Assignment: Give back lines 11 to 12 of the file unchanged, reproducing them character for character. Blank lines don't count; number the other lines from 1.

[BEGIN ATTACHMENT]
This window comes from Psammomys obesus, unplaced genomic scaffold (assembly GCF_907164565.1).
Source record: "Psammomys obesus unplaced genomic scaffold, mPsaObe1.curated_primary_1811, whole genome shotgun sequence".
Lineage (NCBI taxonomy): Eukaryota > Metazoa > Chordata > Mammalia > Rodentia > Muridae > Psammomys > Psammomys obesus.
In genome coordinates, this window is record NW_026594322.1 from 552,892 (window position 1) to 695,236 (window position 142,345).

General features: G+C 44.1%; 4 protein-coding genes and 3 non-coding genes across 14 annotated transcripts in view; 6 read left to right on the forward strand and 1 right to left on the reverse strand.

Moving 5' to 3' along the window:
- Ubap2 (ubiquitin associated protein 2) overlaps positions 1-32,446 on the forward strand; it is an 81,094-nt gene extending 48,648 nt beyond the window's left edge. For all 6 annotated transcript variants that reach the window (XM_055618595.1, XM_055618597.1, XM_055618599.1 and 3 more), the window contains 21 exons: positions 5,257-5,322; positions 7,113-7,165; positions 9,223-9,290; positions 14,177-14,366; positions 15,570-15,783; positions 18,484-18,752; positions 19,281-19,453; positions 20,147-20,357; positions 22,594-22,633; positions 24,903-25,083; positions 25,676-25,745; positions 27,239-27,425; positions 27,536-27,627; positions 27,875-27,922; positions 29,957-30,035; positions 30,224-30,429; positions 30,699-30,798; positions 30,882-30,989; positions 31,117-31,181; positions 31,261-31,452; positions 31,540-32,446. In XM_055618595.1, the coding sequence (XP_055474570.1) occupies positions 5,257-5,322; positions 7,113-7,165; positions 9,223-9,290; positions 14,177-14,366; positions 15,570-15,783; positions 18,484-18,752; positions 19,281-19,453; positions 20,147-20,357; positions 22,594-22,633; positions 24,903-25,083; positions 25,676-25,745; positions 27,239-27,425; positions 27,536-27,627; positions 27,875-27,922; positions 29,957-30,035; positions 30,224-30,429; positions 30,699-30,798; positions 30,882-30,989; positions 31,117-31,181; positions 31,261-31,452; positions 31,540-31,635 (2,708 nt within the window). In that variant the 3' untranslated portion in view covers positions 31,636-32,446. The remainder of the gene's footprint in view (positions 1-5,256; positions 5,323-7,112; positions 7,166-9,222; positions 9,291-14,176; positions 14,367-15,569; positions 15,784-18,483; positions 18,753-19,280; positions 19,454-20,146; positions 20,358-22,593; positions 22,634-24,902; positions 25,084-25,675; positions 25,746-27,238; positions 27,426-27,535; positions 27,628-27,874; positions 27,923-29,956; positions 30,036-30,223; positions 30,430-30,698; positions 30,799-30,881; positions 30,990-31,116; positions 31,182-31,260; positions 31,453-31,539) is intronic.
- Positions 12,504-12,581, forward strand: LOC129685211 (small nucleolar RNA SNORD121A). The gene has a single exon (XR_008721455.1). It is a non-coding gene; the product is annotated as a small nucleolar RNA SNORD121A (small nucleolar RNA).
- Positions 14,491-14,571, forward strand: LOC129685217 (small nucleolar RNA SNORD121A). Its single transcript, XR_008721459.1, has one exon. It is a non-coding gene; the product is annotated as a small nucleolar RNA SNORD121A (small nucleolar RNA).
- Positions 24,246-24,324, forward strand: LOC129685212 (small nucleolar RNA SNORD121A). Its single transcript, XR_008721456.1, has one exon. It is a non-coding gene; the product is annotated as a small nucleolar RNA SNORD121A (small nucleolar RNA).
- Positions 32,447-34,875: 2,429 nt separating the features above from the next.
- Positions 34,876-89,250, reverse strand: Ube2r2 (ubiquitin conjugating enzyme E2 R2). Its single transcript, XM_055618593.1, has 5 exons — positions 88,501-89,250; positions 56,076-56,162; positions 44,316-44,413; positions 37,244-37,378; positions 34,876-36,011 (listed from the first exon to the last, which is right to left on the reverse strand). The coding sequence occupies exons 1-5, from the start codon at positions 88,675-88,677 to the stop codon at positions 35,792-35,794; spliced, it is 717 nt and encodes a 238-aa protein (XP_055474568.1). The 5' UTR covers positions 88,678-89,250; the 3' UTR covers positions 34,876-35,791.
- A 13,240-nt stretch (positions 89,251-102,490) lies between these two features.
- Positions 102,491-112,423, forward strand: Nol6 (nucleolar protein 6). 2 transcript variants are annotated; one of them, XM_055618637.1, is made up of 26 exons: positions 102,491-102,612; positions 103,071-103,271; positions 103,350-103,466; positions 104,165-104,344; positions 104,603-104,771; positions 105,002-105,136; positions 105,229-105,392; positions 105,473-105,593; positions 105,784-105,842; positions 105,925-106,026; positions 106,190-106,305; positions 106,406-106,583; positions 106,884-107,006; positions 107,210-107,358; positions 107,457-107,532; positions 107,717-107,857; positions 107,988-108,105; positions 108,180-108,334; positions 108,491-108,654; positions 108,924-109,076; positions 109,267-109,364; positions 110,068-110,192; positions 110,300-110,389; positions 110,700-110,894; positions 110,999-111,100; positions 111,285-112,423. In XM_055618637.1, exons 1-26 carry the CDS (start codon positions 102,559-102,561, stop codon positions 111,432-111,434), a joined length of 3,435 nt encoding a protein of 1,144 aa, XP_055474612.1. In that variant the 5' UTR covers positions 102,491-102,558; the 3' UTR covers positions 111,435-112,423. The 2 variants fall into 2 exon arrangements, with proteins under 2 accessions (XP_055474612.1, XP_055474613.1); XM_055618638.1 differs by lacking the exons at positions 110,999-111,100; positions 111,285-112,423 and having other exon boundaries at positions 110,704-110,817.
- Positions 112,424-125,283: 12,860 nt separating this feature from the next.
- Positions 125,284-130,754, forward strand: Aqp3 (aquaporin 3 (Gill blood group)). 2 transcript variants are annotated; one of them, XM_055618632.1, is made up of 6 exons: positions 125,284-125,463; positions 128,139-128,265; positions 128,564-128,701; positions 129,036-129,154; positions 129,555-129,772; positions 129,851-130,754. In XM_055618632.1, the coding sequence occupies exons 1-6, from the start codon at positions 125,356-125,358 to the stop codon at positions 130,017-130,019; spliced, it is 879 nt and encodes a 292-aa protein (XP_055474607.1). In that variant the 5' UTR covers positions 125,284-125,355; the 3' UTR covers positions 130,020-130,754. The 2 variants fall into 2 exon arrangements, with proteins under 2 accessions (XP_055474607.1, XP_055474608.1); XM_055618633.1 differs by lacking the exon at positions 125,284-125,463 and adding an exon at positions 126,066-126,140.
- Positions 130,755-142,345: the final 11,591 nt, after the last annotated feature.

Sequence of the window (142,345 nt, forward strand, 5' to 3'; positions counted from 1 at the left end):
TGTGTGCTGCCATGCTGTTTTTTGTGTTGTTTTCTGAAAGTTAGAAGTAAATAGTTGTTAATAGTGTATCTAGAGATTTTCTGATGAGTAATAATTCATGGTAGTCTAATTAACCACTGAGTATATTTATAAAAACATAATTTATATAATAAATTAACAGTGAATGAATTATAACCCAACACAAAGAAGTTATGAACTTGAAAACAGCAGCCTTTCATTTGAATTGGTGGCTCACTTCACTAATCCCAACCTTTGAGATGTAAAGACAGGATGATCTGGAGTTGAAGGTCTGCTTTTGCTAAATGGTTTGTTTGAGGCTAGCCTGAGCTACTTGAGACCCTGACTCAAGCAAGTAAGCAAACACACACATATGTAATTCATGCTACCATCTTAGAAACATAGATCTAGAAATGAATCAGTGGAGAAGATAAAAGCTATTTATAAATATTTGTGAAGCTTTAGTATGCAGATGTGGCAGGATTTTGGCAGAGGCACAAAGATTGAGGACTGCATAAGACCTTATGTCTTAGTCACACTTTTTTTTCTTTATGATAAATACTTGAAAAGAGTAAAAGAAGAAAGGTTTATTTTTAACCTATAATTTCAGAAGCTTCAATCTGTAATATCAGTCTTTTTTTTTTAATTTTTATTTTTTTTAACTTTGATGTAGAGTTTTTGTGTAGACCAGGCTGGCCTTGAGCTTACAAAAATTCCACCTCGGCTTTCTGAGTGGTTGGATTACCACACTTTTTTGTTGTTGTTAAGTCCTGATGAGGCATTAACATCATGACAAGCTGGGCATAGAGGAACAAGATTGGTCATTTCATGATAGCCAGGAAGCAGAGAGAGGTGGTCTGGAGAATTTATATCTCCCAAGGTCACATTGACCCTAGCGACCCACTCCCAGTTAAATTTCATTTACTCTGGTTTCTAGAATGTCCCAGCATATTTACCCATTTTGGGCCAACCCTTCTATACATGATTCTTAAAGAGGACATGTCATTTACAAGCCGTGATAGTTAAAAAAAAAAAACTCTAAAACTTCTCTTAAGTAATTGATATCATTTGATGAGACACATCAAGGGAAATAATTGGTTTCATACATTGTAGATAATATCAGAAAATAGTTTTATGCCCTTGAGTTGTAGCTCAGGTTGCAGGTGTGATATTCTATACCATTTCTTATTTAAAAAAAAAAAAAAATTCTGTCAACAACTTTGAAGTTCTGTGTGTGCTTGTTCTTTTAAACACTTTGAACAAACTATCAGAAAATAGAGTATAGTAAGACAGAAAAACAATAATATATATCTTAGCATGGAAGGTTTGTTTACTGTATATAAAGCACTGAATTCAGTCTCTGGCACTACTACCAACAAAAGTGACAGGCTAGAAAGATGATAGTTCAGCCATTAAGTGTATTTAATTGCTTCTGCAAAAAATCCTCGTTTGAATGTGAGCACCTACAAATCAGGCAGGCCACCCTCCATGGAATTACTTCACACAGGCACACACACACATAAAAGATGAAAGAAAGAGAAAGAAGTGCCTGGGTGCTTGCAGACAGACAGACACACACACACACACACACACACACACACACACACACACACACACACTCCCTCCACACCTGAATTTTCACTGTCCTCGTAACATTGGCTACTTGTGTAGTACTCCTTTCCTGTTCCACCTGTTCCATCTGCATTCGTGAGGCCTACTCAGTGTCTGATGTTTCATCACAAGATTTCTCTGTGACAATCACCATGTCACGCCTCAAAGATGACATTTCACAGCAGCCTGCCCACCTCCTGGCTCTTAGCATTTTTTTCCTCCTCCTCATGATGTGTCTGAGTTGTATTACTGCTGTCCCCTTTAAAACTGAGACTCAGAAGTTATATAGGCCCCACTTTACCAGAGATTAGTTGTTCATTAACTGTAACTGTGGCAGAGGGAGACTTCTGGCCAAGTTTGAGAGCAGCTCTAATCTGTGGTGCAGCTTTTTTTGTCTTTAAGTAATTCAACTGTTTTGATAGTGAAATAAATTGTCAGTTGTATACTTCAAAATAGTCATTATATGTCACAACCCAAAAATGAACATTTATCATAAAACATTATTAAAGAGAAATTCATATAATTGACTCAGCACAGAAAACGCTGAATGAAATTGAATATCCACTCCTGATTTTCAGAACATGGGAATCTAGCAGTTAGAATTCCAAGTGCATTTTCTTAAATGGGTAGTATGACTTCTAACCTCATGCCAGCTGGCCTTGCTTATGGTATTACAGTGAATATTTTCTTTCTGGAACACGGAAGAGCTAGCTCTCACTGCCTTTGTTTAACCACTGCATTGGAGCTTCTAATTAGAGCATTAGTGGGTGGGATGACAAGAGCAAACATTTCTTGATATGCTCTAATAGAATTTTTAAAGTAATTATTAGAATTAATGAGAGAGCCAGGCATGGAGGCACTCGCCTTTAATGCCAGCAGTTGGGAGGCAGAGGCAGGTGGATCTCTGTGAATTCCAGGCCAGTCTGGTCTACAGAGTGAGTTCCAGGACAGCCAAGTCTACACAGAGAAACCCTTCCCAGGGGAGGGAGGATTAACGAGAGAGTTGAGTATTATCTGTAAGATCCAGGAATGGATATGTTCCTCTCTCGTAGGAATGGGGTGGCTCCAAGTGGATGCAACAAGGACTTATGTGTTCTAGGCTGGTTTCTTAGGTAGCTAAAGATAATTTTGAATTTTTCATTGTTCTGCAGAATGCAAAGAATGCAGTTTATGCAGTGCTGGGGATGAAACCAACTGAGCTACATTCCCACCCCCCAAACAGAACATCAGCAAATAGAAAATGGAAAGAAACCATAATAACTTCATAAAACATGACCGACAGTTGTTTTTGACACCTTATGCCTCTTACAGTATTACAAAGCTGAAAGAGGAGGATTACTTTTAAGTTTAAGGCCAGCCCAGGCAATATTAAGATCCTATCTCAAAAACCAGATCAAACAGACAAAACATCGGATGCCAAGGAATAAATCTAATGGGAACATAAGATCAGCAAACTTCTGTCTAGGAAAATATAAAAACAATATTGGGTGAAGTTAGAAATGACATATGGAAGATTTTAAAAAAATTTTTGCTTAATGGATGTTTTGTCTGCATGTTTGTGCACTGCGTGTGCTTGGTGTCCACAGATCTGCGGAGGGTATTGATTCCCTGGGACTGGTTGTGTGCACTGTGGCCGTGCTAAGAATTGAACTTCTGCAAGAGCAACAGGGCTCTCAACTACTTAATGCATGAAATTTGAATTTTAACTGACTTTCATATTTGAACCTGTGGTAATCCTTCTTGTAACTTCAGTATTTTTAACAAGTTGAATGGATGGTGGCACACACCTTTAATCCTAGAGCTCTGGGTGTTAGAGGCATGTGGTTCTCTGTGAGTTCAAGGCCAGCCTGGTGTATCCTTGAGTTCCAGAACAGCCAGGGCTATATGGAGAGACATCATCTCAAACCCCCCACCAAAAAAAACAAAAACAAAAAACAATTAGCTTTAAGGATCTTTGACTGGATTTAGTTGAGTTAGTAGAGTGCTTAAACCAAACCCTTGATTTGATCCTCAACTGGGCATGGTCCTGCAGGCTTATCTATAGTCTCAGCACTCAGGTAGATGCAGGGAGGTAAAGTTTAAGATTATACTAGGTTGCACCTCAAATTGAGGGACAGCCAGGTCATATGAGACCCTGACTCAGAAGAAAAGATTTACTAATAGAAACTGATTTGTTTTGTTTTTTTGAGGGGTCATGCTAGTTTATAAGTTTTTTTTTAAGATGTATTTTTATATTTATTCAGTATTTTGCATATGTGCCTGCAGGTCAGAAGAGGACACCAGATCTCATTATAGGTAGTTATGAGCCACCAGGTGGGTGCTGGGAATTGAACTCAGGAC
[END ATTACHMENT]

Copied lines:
- Positions 32,447-34,875: 2,429 nt separating the features above from the next.
- Positions 34,876-89,250, reverse strand: Ube2r2 (ubiquitin conjugating enzyme E2 R2). Its single transcript, XM_055618593.1, has 5 exons — positions 88,501-89,250; positions 56,076-56,162; positions 44,316-44,413; positions 37,244-37,378; positions 34,876-36,011 (listed from the first exon to the last, which is right to left on the reverse strand). The coding sequence occupies exons 1-5, from the start codon at positions 88,675-88,677 to the stop codon at positions 35,792-35,794; spliced, it is 717 nt and encodes a 238-aa protein (XP_055474568.1). The 5' UTR covers positions 88,678-89,250; the 3' UTR covers positions 34,876-35,791.